With the debate on health care still raging in the United States, and politicians such as Sen. Bernie Sanders, I-Vermont and Sen. Elizabeth Warren demanding the imposition of single payer, government-run healthcare, it may be useful to examine how such systems work where they have been instituted. Hence, we have the case of little Charlie Gard, an infant suffering from a rare genetic disorder who has been condemned to die by great britain’s socialist health system.

Who is Charlie Gard?

Charlie was born in August 2016, apparently a healthy baby. Subsequently, he was diagnosed with a rare genetic disorder called mitochondrial DNA depletion syndrome which causes progressive weakening of the muscles and brain damage.

There is no recognized cure. Charlie is being kept alive on a ventilator as of this writing.

Charlie’s parents, Connie Yates and Chris Gard, found an American doctor who was willing to try an experimental treatment that might effect a cure. They set up a GoFundMe page and managed to raise the 1.3 million British pounds that would be needed to transport Charlie via an air ambulance to the United States for the treatment.

However, Charlie’s British doctors as the Great Ormond Street hospital refused permission to his parents to take their son to America, stating that he should be taking off the ventilator and allowed to die. Connie and Chris went through the British court system and were rejected at every turn.

The last straw was an attempt to appeal to a European human rights court in France. There to the parents were turned away.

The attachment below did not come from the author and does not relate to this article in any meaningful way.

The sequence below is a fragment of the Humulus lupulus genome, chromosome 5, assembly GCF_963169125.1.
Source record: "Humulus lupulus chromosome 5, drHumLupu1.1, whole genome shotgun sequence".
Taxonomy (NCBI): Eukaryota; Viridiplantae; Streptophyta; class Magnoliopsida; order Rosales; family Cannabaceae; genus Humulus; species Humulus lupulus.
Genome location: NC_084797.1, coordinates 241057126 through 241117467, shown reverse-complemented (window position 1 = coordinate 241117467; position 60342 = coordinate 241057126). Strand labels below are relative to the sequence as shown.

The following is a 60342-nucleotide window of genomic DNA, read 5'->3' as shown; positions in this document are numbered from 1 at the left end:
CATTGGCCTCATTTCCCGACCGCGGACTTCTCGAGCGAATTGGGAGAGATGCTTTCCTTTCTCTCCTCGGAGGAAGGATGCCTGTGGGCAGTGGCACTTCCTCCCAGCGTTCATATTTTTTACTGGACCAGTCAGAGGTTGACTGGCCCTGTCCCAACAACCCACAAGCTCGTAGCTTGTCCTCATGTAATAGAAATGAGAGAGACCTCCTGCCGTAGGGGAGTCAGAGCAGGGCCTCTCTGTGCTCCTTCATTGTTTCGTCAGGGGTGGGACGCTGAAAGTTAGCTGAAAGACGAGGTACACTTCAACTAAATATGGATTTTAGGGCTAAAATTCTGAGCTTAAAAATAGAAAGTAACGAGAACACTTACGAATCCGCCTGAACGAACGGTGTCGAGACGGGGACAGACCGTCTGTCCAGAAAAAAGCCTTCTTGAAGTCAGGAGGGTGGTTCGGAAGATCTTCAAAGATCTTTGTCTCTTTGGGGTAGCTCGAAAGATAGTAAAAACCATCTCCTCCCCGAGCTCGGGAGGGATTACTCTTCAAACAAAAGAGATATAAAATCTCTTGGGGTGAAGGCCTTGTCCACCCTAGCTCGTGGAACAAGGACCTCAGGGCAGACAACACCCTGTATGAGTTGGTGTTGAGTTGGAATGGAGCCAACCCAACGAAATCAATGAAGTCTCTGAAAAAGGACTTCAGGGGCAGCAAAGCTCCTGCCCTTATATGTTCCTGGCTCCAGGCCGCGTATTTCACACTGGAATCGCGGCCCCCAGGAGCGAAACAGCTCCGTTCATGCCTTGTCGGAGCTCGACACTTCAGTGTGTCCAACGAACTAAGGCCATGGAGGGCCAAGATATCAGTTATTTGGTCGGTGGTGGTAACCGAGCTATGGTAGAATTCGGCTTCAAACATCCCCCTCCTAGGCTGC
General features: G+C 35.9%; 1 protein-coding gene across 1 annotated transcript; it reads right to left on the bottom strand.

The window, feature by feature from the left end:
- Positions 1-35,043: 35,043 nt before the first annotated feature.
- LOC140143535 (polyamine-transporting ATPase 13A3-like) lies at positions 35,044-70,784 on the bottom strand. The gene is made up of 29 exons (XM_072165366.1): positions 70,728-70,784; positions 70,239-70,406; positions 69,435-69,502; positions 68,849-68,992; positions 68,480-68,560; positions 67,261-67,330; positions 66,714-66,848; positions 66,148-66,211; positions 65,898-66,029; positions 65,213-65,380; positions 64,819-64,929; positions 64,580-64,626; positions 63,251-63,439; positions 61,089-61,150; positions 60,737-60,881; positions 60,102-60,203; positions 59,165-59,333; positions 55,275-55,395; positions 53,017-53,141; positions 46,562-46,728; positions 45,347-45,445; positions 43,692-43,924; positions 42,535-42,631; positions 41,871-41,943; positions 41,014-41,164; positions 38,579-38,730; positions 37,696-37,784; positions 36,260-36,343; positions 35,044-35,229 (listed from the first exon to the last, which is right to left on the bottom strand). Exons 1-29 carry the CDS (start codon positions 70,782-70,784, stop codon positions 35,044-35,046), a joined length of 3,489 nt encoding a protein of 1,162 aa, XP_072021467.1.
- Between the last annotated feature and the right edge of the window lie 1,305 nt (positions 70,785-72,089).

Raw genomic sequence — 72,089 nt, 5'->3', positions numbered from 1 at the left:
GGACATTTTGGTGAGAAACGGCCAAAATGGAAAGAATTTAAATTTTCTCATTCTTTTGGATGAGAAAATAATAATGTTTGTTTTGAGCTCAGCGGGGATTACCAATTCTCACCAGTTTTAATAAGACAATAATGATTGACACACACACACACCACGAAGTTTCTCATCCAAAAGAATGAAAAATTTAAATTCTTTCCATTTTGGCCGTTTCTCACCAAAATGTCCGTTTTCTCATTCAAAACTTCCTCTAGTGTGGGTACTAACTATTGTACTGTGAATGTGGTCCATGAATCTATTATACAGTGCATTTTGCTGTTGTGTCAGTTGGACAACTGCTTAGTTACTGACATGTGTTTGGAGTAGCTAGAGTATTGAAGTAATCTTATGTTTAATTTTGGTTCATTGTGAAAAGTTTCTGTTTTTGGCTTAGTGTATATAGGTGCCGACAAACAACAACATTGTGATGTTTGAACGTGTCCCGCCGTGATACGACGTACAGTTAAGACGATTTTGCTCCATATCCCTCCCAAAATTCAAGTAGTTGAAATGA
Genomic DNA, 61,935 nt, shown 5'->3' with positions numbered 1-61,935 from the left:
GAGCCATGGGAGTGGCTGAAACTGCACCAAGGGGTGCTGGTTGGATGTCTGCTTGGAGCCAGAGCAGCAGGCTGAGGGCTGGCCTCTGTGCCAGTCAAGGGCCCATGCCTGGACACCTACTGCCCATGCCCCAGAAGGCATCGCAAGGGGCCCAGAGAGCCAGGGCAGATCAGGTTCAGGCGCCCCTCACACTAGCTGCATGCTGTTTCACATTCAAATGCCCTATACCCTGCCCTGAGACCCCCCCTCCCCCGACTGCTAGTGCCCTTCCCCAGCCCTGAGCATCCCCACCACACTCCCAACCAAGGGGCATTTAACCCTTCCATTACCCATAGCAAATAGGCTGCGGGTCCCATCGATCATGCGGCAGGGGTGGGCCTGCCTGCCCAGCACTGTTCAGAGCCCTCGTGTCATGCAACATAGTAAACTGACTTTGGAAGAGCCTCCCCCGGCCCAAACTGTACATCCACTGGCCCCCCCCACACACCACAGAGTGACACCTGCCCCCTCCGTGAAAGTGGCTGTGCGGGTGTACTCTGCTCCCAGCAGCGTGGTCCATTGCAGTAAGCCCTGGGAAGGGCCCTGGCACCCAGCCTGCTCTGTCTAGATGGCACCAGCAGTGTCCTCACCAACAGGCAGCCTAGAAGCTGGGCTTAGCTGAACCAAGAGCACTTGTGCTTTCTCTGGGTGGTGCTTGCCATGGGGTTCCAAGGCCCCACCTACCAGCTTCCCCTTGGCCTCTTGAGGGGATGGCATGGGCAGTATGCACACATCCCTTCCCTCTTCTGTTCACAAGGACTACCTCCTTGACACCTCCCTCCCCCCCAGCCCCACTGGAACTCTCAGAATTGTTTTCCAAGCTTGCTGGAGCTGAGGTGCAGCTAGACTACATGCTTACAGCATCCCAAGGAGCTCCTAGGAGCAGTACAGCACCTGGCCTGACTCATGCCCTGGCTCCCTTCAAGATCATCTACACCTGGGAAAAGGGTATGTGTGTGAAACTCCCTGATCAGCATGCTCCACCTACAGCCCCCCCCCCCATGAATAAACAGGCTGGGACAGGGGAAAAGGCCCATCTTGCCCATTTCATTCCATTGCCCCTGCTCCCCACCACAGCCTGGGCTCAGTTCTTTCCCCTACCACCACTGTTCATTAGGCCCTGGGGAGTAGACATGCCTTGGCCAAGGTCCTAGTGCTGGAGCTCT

To add insult to injury, Connie and Chris were refused permission to take Charlie home to die and to wait until his relatives could gather to say goodbye. Charlie has to die, the sooner, the better, for the convenience of the British National Health Service.

What does this case say about British health care?

The cruelty and inhumanity of the British National Health Service have shocked the world a number of times. Several years ago, the British press exposed a system called "The Liverpool Care Pathway" that killed elderly patients by denying them fluids and treatment. The pathway was eventually abolished under public pressure, but a new system that will still hasten the deaths of patients deemed to be dying, based on subjective judgments, is still in effect.

The wishes of the patient or his or her relatives are not taken into account.

The sad truth of the matter is that under single payer, saving money is often an incentive for terminating patients if their treatment is considered too expensive and unlikely to be of any help. In the case of Charlie Gard, death is being administered by a heartless bureaucracy that would allow an infant to die rather than give up control over the fate of a patient. That is how single-payer, government-run health care works.